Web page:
As much as I would love to tell you that I am going to leave P alone – and start to talk about something else – I have one more Progesterone-a-rific post left to share. I have been reading some super interesting things about progesterone and pain perception that every woman needs to know. The reason you need to know is because it will arm you with the information you need to dismiss your doctor’s claim that your unexplained physical symptoms are all in your head. I will break down everything you need to know to school your doctor on pain perception and hormones. Until then, take care and be well.

[/et_pb_text][/et_pb_column][/et_pb_row][/et_pb_section]First, stress.

You all probably know that cortisol is a stress hormone. But what you probably don’t know is that one of the tools that the body uses to regulate cortisol release in the body is P. It does this primarily through the action of allopregnanolone [ALLO], which is a neurosteroid that gets released when P is broken down by the body (read more here). And this is a big deal because because a lot of mood-related disorders – including major depression, postpartum depression, PTSD and alcohol use disorders – are characterized by (among other features) cortisol dysregulation (see this for a review). These dysfunctions generally involve cortisol being too high when the body is in a resting state and being too low when the body is stressed.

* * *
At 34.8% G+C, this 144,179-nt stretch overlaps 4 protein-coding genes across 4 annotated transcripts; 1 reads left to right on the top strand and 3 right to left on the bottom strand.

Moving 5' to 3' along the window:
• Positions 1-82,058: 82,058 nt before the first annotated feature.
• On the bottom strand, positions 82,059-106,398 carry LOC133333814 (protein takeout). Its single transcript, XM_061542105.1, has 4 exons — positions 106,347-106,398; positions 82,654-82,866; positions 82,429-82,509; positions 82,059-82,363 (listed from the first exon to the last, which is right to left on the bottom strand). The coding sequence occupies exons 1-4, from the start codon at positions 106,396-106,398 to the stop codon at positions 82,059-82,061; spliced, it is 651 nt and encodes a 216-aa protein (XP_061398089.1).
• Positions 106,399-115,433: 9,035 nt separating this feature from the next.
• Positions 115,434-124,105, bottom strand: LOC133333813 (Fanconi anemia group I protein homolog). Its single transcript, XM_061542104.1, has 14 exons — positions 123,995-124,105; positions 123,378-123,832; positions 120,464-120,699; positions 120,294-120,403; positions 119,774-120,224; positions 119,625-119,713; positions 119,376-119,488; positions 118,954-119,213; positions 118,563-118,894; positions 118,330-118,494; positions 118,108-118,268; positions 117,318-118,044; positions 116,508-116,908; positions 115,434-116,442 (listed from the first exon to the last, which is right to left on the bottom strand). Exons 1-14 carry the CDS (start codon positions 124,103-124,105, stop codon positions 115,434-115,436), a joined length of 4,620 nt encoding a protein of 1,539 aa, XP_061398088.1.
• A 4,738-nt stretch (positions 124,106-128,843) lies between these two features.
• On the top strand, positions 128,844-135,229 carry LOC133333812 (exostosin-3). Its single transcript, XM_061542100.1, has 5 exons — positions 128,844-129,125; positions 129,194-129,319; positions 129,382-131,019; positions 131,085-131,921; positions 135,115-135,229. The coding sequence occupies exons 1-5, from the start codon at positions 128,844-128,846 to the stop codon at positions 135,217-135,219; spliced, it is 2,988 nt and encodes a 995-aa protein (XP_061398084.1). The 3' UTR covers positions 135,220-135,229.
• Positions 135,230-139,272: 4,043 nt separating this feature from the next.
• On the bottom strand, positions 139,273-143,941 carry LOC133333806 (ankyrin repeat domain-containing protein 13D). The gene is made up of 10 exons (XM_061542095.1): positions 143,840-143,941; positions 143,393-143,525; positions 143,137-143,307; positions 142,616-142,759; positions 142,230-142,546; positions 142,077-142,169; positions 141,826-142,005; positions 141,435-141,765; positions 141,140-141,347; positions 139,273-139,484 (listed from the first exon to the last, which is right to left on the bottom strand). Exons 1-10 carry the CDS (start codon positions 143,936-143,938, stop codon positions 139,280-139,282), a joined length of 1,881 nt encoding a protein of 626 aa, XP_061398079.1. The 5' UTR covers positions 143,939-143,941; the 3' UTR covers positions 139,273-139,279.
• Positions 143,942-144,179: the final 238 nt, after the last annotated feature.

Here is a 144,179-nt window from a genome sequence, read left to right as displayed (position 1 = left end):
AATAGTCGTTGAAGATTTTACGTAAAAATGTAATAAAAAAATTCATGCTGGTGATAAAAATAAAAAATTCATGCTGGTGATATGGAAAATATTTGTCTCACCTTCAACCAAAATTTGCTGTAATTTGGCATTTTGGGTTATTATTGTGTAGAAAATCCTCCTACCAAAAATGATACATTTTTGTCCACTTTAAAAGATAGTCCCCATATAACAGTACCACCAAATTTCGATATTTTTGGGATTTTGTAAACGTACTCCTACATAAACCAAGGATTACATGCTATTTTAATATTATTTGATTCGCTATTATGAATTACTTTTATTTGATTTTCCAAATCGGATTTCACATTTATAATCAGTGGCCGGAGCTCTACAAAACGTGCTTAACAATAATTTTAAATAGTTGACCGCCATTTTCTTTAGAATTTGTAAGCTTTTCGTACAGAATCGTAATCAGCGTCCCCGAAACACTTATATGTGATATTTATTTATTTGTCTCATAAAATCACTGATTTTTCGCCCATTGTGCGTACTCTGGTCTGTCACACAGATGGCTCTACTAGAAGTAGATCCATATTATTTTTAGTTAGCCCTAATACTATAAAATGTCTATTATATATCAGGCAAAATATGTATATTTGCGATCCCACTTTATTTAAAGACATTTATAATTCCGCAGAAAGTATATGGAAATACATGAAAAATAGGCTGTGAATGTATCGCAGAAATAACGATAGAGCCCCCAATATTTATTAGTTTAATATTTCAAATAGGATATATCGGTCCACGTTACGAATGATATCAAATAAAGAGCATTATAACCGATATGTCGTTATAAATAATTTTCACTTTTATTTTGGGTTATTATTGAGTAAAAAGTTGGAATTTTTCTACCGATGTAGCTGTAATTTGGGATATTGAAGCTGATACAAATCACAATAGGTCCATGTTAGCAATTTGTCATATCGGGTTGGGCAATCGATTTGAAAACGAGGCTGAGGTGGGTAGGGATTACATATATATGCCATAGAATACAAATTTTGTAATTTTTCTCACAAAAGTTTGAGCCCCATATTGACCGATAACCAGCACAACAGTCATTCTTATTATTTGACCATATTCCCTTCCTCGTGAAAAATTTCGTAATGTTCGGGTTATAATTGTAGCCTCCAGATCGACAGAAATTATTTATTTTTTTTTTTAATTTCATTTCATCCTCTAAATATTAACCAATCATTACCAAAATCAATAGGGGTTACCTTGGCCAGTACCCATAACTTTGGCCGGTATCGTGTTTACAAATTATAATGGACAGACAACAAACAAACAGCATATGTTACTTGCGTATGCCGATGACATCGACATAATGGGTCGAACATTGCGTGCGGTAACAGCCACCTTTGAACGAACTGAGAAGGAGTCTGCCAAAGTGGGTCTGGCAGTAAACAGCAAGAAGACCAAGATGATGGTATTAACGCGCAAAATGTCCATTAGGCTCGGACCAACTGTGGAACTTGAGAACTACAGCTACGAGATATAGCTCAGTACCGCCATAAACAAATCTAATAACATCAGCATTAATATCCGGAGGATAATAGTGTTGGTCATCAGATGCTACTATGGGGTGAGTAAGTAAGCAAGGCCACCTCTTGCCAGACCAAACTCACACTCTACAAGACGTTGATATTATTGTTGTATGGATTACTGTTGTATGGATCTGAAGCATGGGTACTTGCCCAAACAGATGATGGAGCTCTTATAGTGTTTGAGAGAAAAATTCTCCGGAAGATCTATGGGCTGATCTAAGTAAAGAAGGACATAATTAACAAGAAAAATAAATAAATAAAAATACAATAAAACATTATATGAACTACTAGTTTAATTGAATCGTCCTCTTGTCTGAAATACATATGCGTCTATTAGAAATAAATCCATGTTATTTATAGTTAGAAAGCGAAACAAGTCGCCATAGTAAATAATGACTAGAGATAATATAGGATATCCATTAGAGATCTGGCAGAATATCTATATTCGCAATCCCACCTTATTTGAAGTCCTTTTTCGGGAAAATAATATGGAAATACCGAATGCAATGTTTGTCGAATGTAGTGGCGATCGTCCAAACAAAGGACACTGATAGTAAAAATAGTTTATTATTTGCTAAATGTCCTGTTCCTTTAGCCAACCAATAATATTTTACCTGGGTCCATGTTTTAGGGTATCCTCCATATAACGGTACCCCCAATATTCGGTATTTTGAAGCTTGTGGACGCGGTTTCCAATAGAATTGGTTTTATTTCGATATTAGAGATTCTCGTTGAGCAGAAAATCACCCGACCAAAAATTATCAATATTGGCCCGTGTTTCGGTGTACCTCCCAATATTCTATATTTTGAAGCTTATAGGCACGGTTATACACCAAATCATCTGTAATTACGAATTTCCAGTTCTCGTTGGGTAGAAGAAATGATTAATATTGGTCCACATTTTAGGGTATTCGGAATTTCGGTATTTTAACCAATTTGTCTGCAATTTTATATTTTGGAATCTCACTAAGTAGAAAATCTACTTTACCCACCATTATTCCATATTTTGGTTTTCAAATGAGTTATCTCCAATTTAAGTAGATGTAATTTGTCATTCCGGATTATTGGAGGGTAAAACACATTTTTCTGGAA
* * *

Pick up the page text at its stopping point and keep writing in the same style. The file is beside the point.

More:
Interestingly, this is exactly the pattern we see in one group of women who are known for having chronically low P and staggeringly low levels of ALLO: women on the birth control pill. As I talk about at length in my book, women on the pill have cortisol responses that are notorious for misbehavior. Their levels of cortisol that are too high when they are at rest, they are too low when they are experiencing stress (see e.g., this), and their daily curve is too flat. And every other part of the signaling pathway is equally jacked… but no one in the research literature has been able to offer a good explanation for why…

But it has to do something with P. It would be impossible not to.

Although this might sound like bad news, this could be great news for therapeutic treatments. ALLO may be able to be used to treat HPA-axis dysfunction (and the resulting mental health side-effects) that are so often observed in women on the birth control pill. And this could be HUGE. So many women go on the pill because they feel like they don’t have better options. Anything that we can do to ease the mental health burden put on these women is a huge step in improving the quality of reproductive healthcare until we have more contraceptive options.